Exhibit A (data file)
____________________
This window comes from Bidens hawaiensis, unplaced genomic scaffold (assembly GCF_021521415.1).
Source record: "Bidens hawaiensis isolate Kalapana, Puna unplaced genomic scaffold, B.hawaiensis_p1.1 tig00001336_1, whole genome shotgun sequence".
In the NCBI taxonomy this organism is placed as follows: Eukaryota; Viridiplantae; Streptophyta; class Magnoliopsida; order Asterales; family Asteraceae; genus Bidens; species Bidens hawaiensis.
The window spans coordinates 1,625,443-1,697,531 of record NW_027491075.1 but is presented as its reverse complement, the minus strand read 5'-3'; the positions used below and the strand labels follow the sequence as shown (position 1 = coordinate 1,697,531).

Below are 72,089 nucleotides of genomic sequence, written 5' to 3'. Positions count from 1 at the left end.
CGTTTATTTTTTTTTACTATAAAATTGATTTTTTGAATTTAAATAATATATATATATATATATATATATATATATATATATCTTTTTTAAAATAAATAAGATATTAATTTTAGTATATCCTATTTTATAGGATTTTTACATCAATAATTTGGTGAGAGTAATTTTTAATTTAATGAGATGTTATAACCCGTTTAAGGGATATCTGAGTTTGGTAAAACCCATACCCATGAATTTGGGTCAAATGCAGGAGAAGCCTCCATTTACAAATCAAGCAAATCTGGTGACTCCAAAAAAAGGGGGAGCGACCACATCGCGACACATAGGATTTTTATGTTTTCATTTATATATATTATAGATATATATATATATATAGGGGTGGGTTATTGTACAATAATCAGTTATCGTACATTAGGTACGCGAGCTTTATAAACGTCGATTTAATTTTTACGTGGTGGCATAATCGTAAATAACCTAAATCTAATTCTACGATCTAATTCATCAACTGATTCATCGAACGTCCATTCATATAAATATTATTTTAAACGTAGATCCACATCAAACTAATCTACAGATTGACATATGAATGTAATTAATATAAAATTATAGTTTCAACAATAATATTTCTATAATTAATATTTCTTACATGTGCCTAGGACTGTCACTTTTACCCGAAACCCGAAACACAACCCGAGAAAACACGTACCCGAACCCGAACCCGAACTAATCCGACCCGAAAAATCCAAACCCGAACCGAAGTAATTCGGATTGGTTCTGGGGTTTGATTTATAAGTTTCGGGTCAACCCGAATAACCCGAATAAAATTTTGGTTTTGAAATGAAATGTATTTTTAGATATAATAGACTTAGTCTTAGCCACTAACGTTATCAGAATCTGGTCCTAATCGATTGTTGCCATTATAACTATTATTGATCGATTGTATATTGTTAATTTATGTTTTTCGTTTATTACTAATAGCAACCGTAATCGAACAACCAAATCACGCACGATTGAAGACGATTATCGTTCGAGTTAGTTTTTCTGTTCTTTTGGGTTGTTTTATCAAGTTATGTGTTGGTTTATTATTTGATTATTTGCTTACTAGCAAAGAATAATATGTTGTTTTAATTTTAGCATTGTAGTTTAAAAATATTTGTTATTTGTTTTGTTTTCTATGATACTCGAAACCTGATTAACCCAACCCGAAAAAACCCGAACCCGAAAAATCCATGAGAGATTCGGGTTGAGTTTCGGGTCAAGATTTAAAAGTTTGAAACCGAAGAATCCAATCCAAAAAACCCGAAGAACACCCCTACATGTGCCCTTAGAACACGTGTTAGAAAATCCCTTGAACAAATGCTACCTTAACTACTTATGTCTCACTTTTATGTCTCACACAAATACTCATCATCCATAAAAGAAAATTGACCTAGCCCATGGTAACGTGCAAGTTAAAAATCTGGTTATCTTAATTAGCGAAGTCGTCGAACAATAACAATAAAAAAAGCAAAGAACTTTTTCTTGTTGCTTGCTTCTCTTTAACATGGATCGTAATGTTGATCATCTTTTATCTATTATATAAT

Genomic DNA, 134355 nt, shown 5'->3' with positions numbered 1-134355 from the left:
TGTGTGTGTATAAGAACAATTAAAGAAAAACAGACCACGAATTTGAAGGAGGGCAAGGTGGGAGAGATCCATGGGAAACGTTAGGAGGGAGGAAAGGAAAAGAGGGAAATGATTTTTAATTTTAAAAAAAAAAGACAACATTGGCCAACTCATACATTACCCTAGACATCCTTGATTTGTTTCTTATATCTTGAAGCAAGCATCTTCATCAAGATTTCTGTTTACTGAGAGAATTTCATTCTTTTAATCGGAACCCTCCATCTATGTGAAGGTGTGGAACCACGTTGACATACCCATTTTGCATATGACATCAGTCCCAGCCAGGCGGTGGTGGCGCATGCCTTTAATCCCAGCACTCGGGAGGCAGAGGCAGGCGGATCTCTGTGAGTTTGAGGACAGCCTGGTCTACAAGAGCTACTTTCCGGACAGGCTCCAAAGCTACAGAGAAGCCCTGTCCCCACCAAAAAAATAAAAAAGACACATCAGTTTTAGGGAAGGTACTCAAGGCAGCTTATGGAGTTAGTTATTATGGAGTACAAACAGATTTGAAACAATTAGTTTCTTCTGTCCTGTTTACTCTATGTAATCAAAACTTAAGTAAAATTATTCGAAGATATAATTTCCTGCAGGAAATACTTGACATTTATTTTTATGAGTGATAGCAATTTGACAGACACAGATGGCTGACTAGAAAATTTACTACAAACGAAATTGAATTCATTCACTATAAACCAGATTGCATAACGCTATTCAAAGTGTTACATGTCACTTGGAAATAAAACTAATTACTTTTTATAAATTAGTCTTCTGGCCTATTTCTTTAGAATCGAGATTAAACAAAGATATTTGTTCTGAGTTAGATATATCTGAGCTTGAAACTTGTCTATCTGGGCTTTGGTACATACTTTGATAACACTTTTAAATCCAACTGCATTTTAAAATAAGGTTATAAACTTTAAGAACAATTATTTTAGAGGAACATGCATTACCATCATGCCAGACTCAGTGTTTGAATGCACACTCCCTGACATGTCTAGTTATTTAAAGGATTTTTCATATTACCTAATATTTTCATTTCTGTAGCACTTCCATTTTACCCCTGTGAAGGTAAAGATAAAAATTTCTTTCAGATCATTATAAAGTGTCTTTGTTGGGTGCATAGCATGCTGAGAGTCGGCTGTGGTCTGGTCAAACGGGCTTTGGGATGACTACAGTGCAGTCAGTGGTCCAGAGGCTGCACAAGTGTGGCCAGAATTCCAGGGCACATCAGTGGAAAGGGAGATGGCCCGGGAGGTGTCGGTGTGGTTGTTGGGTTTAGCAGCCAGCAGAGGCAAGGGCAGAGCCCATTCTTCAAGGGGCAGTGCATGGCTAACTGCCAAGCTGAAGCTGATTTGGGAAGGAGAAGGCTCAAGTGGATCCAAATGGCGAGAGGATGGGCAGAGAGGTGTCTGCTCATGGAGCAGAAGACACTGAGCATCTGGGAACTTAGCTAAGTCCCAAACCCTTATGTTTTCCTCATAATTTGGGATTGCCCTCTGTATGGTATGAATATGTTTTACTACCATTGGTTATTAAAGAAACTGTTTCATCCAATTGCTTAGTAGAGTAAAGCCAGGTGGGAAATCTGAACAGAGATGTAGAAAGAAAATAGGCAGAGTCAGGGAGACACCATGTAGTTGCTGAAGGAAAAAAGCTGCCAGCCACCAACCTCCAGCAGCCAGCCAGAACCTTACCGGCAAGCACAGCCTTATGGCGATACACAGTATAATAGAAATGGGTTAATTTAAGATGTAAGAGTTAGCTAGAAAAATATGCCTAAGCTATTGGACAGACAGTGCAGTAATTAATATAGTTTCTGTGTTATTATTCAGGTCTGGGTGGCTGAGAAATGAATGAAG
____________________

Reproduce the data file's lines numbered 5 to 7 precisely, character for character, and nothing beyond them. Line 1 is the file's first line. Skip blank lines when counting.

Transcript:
Below are 72,089 nucleotides of genomic sequence, written 5' to 3'. Positions count from 1 at the left end.
CGTTTATTTTTTTTTACTATAAAATTGATTTTTTGAATTTAAATAATATATATATATATATATATATATATATATATATATCTTTTTTAAAATAAATAAGATATTAATTTTAGTATATCCTATTTTATAGGATTTTTACATCAATAATTTGGTGAGAGTAATTTTTAATTTAATGAGATGTTATAACCCGTTTAAGGGATATCTGAGTTTGGTAAAACCCATACCCATGAATTTGGGTCAAATGCAGGAGAAGCCTCCATTTACAAATCAAGCAAATCTGGTGACTCCAAAAAAAGGGGGAGCGACCACATCGCGACACATAGGATTTTTATGTTTTCATTTATATATATTATAGATATATATATATATATAGGGGTGGGTTATTGTACAATAATCAGTTATCGTACATTAGGTACGCGAGCTTTATAAACGTCGATTTAATTTTTACGTGGTGGCATAATCGTAAATAACCTAAATCTAATTCTACGATCTAATTCATCAACTGATTCATCGAACGTCCATTCATATAAATATTATTTTAAACGTAGATCCACATCAAACTAATCTACAGATTGACATATGAATGTAATTAATATAAAATTATAGTTTCAACAATAATATTTCTATAATTAATATTTCTTACATGTGCCTAGGACTGTCACTTTTACCCGAAACCCGAAACACAACCCGAGAAAACACGTACCCGAACCCGAACCCGAACTAATCCGACCCGAAAAATCCAAACCCGAACCGAAGTAATTCGGATTGGTTCTGGGGTTTGATTTATAAGTTTCGGGTCAACCCGAATAACCCGAATAAAATTTTGGTTTTGAAATGAAATGTATTTTTAGATATAATAGACTTAGTCTTAGCCACTAACGTTATCAGAATCTGGTCCTAATCGATTGTTGCCATTATAACTATTATTGATCGATTGTATATTGTTAATTTATGTTTTTCGTTTATTACTAATAGCAACCGTAATCGAACAACCAAATCACGCACGATTGAAGACGATTATCGTTCGAGTTAGTTTTTCTGTTCTTTTGGGTTGTTTTATCAAGTTATGTGTTGGTTTATTATTTGATTATTTGCTTACTAGCAAAGAATAATATGTTGTTTTAATTTTAGCATTGTAGTTTAAAAATATTTGTTATTTGTTTTGTTTTCTATGATACTCGAAACCTGATTAACCCAACCCGAAAAAACCCGAACCCGAAAAATCCATGAGAGATTCGGGTTGAGTTTCGGGTCAAGATTTAAAAGTTTGAAACCGAAGAATCCAATCCAAAAAACCCGAAGAACACCCCTACATGTGCCCTTAGAACACGTGTTAGAAAATCCCTTGAACAAATGCTACCTTAACTACTTATGTCTCACTTTTATGTCTCACACAAATACTCATCATCCATAAAAGAAAATTGACCTAGCCCATGGTAACGTGCAAGTTAAAAATCTGGTTATCTTAATTAGCGAAGTCGTCGAACAATAACAATAAAAAAAGCAAAGAACTTTTTCTTGTTGCTTGCTTCTCTTTAACATGGATCGTAATGTTGATCATCTTTTATCTATTATATAAT

Genomic DNA, 134355 nt, shown 5'->3' with positions numbered 1-134355 from the left: